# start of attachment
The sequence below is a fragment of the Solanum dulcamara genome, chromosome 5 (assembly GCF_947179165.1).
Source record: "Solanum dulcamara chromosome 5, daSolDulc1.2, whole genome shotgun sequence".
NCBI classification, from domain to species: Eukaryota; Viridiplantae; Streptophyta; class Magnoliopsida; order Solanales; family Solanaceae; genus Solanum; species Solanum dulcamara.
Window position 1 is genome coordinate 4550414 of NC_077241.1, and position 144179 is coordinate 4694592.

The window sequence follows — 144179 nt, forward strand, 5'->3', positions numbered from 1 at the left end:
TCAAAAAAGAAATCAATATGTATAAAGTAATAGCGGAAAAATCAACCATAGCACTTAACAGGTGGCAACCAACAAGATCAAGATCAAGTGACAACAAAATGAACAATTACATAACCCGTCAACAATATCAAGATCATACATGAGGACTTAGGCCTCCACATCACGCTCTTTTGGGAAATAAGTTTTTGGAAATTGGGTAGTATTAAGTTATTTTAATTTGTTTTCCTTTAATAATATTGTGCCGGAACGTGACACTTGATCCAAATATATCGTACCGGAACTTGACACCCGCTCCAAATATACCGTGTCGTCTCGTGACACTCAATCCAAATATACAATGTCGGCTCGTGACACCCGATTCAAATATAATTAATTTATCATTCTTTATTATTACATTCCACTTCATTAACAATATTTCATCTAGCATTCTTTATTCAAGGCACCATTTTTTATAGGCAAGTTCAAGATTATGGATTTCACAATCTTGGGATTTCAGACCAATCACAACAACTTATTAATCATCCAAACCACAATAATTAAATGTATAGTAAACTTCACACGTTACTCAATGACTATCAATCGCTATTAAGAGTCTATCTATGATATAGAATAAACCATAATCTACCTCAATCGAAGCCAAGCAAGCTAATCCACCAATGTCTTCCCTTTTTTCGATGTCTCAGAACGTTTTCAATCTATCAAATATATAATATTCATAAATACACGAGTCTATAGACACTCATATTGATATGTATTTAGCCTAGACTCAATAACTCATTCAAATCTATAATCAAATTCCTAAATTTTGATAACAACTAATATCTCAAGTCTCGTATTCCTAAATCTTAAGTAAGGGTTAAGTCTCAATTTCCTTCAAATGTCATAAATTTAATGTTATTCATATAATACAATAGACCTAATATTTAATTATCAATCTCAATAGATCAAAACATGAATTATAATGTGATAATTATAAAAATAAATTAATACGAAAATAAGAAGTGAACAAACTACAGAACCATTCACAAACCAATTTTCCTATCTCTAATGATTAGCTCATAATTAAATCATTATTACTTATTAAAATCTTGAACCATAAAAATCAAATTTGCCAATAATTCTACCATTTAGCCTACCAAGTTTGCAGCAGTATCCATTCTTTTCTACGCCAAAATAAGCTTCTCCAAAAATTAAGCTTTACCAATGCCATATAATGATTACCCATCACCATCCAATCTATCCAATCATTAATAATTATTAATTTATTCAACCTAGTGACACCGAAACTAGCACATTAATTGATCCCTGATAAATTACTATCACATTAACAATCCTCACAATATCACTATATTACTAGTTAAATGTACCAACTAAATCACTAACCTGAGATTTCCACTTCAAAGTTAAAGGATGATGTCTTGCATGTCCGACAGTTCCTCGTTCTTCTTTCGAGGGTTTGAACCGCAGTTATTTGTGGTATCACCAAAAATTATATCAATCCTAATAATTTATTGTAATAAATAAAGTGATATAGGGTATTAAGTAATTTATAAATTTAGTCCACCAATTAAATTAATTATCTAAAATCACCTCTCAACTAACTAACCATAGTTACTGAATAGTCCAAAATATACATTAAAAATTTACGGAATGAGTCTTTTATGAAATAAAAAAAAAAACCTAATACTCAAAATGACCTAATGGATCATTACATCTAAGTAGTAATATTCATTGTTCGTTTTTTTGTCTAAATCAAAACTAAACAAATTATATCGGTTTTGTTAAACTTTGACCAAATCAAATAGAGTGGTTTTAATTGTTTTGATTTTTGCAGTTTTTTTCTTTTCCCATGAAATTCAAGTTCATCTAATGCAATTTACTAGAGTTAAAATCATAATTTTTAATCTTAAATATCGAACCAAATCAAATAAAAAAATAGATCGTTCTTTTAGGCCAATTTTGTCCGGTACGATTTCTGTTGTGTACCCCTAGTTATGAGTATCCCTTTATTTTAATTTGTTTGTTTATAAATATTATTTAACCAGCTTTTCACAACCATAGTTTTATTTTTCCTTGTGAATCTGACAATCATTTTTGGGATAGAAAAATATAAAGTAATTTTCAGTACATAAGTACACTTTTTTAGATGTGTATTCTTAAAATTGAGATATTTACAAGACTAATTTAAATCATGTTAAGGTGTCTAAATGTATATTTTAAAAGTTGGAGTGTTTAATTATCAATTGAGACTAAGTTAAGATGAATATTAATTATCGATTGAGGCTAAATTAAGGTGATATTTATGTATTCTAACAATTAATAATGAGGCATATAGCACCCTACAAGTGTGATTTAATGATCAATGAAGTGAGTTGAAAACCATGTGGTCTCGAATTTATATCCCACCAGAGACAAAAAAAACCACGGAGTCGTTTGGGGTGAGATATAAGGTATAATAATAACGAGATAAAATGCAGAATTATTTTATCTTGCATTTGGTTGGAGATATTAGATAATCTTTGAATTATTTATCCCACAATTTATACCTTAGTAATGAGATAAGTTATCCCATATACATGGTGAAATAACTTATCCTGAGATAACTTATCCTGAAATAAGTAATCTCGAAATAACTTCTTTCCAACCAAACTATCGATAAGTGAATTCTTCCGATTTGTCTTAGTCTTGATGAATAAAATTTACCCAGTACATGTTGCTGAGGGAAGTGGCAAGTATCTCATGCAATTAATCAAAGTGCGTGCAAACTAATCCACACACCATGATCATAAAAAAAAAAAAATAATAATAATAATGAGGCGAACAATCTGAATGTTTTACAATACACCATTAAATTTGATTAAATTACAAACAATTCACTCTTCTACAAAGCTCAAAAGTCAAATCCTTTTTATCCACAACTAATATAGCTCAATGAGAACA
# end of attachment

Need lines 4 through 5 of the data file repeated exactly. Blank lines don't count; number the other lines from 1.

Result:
Window position 1 is genome coordinate 4550414 of NC_077241.1, and position 144179 is coordinate 4694592.

The window sequence follows — 144179 nt, forward strand, 5'->3', positions numbered from 1 at the left end: